In the list here:


case-expressions are put at the same precedence level as BETWEEN, between the NOT operator and the comparison operators.

However, case-expressions always begin with CASE and end with END, and all subexpressions are also delimited by the CASE keywords. They're like parenthetical expressions, so I don't understand why case-expressions are on this list.

Is there an SQL expression that would be parsed differently if the case-expression precedence was set higher or lower?

To give an example, with 2 + 3 * 4, we get different results when parentheses are used in these 2 ways: 2 + (3 * 4) and (2 + 3) * 4. This question is about how it's impossible to do the same with CASE. One can't substitute the use of + for CASE and show 2 different uses of parentheses such that the result differs between them.

To compare with other RDBMSes, neither SQLite nor PostgreSQL include CASE in their operator precedence lists.

  • 1
    I think you're right. there's only one way to parse it because not other interpretations are valid. Alll other operators are two argument, before and after, just after like ~ or !, or odd like binary, and case is self enclosed with not real arguments. precedence on a self contained expression is a bit meaningless which is why (/) are in the table either..
    – danblack
    Commented Jul 30, 2020 at 22:40
  • @danblack Even more confusing is that the table seems to be an accurate reflection of the source code. Which makes me wonder how an expression like 1 + case when 1 then 1 end works. CASE is probably the only exception where an expression can have a subexpression that uses an operator of lower precedence without requiring parentheses. I mean, despite the code being so, the behaviour of the parser is as if CASE were of the highest precedence, as it can only be.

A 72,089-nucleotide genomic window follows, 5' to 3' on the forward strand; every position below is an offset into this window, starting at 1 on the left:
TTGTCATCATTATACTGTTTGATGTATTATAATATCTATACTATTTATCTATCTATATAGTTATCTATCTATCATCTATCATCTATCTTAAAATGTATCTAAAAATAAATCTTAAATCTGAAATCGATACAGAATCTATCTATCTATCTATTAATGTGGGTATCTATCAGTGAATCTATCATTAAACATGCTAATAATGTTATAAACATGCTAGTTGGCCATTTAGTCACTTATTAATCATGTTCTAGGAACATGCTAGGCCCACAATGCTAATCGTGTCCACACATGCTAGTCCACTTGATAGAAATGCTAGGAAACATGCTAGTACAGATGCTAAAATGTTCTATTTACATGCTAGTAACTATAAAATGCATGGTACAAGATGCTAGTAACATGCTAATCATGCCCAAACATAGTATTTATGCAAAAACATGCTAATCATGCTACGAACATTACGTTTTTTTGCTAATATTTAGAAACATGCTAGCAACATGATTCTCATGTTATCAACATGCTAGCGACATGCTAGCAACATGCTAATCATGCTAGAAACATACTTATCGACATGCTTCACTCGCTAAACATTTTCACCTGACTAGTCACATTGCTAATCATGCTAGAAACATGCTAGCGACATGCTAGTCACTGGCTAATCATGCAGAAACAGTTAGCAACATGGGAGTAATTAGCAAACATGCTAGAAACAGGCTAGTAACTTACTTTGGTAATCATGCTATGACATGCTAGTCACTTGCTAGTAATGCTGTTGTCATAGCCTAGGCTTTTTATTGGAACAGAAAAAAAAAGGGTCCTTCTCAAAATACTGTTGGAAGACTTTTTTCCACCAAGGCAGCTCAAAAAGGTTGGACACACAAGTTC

– JoL
    Commented Jul 30, 2020 at 23:20
  • @danblack I want to read the commit history around the addition of that line, but it seems that history is not available. It's added to mysql's repo as part of a huge commit, child of the root commit, with the message "Import changeset".
    – JoL
    Commented Jul 30, 2020 at 23:27
  • @danblack *"the only exception where a binary operator expression can have a subexpression that uses an operator of lower precedence without requiring parentheses." Corrected because subexpressions of case can use operators of lower precedence. However, it's true, 1 + NOT 0 is a syntax error. I would have expected 1 + CASE ... to also raise a syntax error given its supposed precedence level.
    – JoL
    Commented Jul 30, 2020 at 23:30
  • when you think about it, precedence is effectively how to parse the expression. If you want to see how things are parsed I suggest adding a debugger to the source code and seeing what happens. Or understanding bison files. Case with subexpression expr_lex also appears in IF expressions and a number of statements.
    – danblack
    Commented Jul 30, 2020 at 23:36

1 Answer 1


The documentation is like that because it's an accurate reflection of this part of the source code:

%left   OR_SYM OR2_SYM
%left   XOR

%left   NOT_SYM

%left   '|'
%left   '&'
%left   '-' '+' ORACLE_CONCAT_SYM
%left   '*' '/' '%' DIV_SYM MOD_SYM
%left   '^'
%left   NEG '~' NOT2_SYM BINARY

That's despite how the parser behaves. Despite how, for example, 1 + NOT 0 raises a syntax error for following an operator of high precedence with one of lower precedence, 1 + CASE WHEN 1 THEN 1 END doesn't raise a similar syntax error for the same reason. Any expression involving CASE treats it as an operator of the highest precedence.

I'm left wondering now why the source code is expressed like that despite it not behaving like that. Unfortunately, I lack knowledge of bison to make sense of this discrepancy without investing more time in this curiosity.

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